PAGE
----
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Michael Behe’s Critics Misunderstand Irreducible Complexity and Make Darwinian Evolution Unfalsifiable

Casey Luskin

When Michael Behe published a paper in Quarterly Review of Biology (QRB) in December, 2010, the journal’s editors apparently felt compelled to also publish in the same issue a companion article, titled “Irreducible Incoherence and Intelligent Design — a look into the conceptual toolbox of a pseudoscience.” The title alone gives a hint at its rhetorically charged nature.

The paper apparently serves as QRB‘s penance for publishing Michael Behe’s paper, which had far more measured arguments. The authors of the anti-Behe paper, Maarten Boudry, Stefaan Blancke, and Johan Braeckman, claim that Behe “switches” definitions of irreducible complexity from an absolute argument to a probabilistic argument to avoid criticisms. But they misunderstand that from the very beginning in Darwin’s Black Box, Behe’s argument (like most scientific arguments) was probabilistic.

Specifically they charge:

Precisely because the bacterial flagellum is IC, Behe tells us, it could not have evolved by means of random mutation and natural selection. However, when critics object that the system’s components may well be able to perform other functions in other contexts, thus pointing to the possibility of indirect evolutionary pathways, Behe switches back to the weak definition and claims that his critics have misrepresented his argument.

Reality is very different. Behe’s definition of irreducible complexity was always intended to test a Darwinian explanation where some function is built up gradually over time — a direct evolutionary pathway. Boudry, Blancke and Braekman rightly observe that critics have claimed in response to Behe that indirect evolutionary pathways were possible.

Like their other bluffs, it might sound like the critics explained the origin of irreducible complexity — but that’s only true if such indirect pathways are plausible. In fact, Behe never “switches” arguments: somehow Boudry, Blancke and Braekman miss the conspicuous fact that Behe addresses this very objection on the very next page of Darwin’s Black Box after he defines irreducible complexity. As Behe wrote:

Even if a system is irreducibly complex (and thus cannot have been produced directly), however, one can not definitively rule out the possibility of an indirect, circuitous route. As the complexity of an interacting system increases, though, the likelihood of such an indirect route drops precipitously. And as the number of unexplained, irreducibly complex biological systems increases, our confidence that Darwin’s criterion of failure has been met skyrockets toward the maximum that science allows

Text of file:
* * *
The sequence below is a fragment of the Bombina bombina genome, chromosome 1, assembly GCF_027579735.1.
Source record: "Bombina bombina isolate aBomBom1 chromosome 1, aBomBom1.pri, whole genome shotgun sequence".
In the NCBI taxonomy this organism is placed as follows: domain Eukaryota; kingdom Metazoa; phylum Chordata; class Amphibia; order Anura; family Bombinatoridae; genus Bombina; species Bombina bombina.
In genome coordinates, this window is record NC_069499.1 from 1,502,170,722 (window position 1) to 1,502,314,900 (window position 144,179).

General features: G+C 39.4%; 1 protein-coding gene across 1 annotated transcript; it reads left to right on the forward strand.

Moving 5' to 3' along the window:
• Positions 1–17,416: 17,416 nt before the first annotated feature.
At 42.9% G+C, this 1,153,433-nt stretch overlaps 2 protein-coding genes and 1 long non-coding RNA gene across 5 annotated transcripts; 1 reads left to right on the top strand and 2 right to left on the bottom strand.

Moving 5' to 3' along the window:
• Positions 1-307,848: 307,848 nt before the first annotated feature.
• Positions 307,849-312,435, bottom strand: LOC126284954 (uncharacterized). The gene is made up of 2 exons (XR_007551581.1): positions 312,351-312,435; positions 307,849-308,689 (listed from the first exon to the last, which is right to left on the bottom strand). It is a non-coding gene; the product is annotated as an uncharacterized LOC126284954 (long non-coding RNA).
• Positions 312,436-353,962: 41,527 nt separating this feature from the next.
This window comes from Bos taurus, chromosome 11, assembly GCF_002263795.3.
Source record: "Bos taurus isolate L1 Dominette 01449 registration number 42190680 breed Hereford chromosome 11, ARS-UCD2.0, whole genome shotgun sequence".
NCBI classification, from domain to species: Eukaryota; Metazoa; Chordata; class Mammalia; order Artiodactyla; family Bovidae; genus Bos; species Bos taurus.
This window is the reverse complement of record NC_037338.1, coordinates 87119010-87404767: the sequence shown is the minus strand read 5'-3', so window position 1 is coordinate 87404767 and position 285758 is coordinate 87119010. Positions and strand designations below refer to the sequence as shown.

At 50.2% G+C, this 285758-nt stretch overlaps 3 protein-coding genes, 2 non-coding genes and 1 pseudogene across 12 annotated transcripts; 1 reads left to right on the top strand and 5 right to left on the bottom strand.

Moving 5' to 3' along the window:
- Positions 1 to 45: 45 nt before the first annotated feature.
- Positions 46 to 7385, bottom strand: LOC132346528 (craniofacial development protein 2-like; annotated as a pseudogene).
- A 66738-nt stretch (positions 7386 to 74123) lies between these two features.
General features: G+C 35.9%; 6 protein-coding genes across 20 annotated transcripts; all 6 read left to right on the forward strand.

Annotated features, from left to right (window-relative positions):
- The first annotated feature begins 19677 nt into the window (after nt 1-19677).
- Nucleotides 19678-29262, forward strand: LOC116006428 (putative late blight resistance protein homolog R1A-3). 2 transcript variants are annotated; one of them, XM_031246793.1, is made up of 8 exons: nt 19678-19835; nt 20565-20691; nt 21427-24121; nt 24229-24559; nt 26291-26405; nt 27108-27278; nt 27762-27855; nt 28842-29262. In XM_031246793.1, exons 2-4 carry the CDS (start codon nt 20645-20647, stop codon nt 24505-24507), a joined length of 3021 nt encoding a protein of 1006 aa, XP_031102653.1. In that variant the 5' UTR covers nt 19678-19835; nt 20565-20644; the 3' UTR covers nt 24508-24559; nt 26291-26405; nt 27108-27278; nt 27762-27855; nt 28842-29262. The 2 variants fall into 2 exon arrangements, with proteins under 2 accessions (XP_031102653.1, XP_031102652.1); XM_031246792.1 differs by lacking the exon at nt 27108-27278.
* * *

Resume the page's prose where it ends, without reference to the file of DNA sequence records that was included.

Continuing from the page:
(Michael Behe, Darwin’s Black Box, p. 40 (Free Press, 1996).))

The charges of Boudry, Blancke and Braekman are based upon a fundamental misconstrual of Behe’s original argument in Darwin’s Black Box.

Behe’s original argument for irreducible complexity was always probabilistic, meaning that like all claims in science, one never gets 100% proof. You never absolutely rule out with 100% certainty the possibility of an indirect evolutionary route. But science doesn’t deal in the currency of absolutes. Is that Behe’s problem or the neo-Darwinian evolutionists’ problem? It’s the evolutionists’ problem because they claim these structures evolved by unguided mechanisms, and then they promote wildly speculative, perhaps even untestable indirect evolutionary pathways, to back that claim.

If the indirect evolutionary pathway is so unlikely or impractical that it would never occur in nature, then evolutionists have only escaped refutation by irreducible complexity by promoting a widely speculative and untestable hypothesis. In essence, they have put Darwinian evolution in an unfalsifiable position.

Behe’s view doesn’t require absolute falsification. His view is that a direct Darwinian pathway is effectively falsified by the presence of irreducible complexity, not absolutely falsified. Perhaps indirect routes are possible (in the same way that anything is possible), but possible does not mean plausible, or likely.

This has been Behe’s point all along: the inability to achieve 100% refutation of a wildly speculative indirect evolutionary scenario does not mean that irreducible complexity is invalid. To argue such is to hold irreducible complexity to an unreasonably high standard. To the contrary, the fact that evolutionists are forced to respond to Behe with such tenuous and speculative stories of indirect evolution shows the strength of the argument for irreducible complexity. Behe makes this precise point in Science and Evidence for Design in the Universe, Proceedings of the Wethersfield Institute:

[O]ne needs to relax Darwin’s criterion from this: “If it could be demonstrated that any complex organ existed which could not possibly have been formed by numerous, successive, slight modifications, my theory would absolutely break down.” to something like this:

If a complex organ exists which seems very unlikely to have been produced by numerous, successive, slight modifications, and if no experiments have shown that it or comparable structures can be so produced, then maybe we are barking up the wrong tree. So, LET’S BREAK SOME RULES!